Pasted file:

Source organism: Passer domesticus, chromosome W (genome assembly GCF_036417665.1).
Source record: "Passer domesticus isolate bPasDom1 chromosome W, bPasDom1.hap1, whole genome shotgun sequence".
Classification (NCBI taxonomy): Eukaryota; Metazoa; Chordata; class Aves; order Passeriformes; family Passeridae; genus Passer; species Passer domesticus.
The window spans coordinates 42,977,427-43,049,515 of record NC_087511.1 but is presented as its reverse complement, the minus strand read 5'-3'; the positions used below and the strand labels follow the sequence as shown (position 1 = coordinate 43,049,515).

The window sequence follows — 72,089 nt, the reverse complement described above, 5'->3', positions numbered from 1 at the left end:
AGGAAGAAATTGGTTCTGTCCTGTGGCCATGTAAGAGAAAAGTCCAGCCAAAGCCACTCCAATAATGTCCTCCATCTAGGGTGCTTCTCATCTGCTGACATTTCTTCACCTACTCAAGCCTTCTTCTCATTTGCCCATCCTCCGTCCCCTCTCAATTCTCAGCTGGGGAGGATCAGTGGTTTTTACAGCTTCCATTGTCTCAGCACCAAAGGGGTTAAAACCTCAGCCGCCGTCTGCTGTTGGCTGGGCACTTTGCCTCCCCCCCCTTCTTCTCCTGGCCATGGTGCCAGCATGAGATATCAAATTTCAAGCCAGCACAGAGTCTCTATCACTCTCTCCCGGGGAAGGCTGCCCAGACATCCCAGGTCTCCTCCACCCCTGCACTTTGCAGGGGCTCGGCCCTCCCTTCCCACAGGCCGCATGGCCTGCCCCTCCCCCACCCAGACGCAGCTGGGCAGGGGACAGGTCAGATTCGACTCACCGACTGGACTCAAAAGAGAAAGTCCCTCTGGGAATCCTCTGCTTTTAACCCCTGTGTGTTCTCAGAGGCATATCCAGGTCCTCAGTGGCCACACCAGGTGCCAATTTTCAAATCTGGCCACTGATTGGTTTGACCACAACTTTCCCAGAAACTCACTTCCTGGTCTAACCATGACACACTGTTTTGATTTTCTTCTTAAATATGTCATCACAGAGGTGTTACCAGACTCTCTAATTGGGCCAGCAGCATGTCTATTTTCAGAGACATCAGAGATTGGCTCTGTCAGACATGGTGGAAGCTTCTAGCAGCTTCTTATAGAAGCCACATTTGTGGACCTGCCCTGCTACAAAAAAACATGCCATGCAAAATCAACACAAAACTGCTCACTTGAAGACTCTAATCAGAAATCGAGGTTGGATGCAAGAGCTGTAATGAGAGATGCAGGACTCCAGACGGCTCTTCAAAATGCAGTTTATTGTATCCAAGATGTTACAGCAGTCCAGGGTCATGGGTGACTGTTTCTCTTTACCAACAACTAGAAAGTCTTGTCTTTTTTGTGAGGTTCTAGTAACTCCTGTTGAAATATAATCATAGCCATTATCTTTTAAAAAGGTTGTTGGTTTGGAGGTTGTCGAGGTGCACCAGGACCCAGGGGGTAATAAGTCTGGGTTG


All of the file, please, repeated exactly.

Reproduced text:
Source organism: Passer domesticus, chromosome W (genome assembly GCF_036417665.1).
Source record: "Passer domesticus isolate bPasDom1 chromosome W, bPasDom1.hap1, whole genome shotgun sequence".
Classification (NCBI taxonomy): Eukaryota; Metazoa; Chordata; class Aves; order Passeriformes; family Passeridae; genus Passer; species Passer domesticus.
The window spans coordinates 42,977,427-43,049,515 of record NC_087511.1 but is presented as its reverse complement, the minus strand read 5'-3'; the positions used below and the strand labels follow the sequence as shown (position 1 = coordinate 43,049,515).

The window sequence follows — 72,089 nt, the reverse complement described above, 5'->3', positions numbered from 1 at the left end:
AGGAAGAAATTGGTTCTGTCCTGTGGCCATGTAAGAGAAAAGTCCAGCCAAAGCCACTCCAATAATGTCCTCCATCTAGGGTGCTTCTCATCTGCTGACATTTCTTCACCTACTCAAGCCTTCTTCTCATTTGCCCATCCTCCGTCCCCTCTCAATTCTCAGCTGGGGAGGATCAGTGGTTTTTACAGCTTCCATTGTCTCAGCACCAAAGGGGTTAAAACCTCAGCCGCCGTCTGCTGTTGGCTGGGCACTTTGCCTCCCCCCCCTTCTTCTCCTGGCCATGGTGCCAGCATGAGATATCAAATTTCAAGCCAGCACAGAGTCTCTATCACTCTCTCCCGGGGAAGGCTGCCCAGACATCCCAGGTCTCCTCCACCCCTGCACTTTGCAGGGGCTCGGCCCTCCCTTCCCACAGGCCGCATGGCCTGCCCCTCCCCCACCCAGACGCAGCTGGGCAGGGGACAGGTCAGATTCGACTCACCGACTGGACTCAAAAGAGAAAGTCCCTCTGGGAATCCTCTGCTTTTAACCCCTGTGTGTTCTCAGAGGCATATCCAGGTCCTCAGTGGCCACACCAGGTGCCAATTTTCAAATCTGGCCACTGATTGGTTTGACCACAACTTTCCCAGAAACTCACTTCCTGGTCTAACCATGACACACTGTTTTGATTTTCTTCTTAAATATGTCATCACAGAGGTGTTACCAGACTCTCTAATTGGGCCAGCAGCATGTCTATTTTCAGAGACATCAGAGATTGGCTCTGTCAGACATGGTGGAAGCTTCTAGCAGCTTCTTATAGAAGCCACATTTGTGGACCTGCCCTGCTACAAAAAAACATGCCATGCAAAATCAACACAAAACTGCTCACTTGAAGACTCTAATCAGAAATCGAGGTTGGATGCAAGAGCTGTAATGAGAGATGCAGGACTCCAGACGGCTCTTCAAAATGCAGTTTATTGTATCCAAGATGTTACAGCAGTCCAGGGTCATGGGTGACTGTTTCTCTTTACCAACAACTAGAAAGTCTTGTCTTTTTTGTGAGGTTCTAGTAACTCCTGTTGAAATATAATCATAGCCATTATCTTTTAAAAAGGTTGTTGGTTTGGAGGTTGTCGAGGTGCACCAGGACCCAGGGGGTAATAAGTCTGGGTTG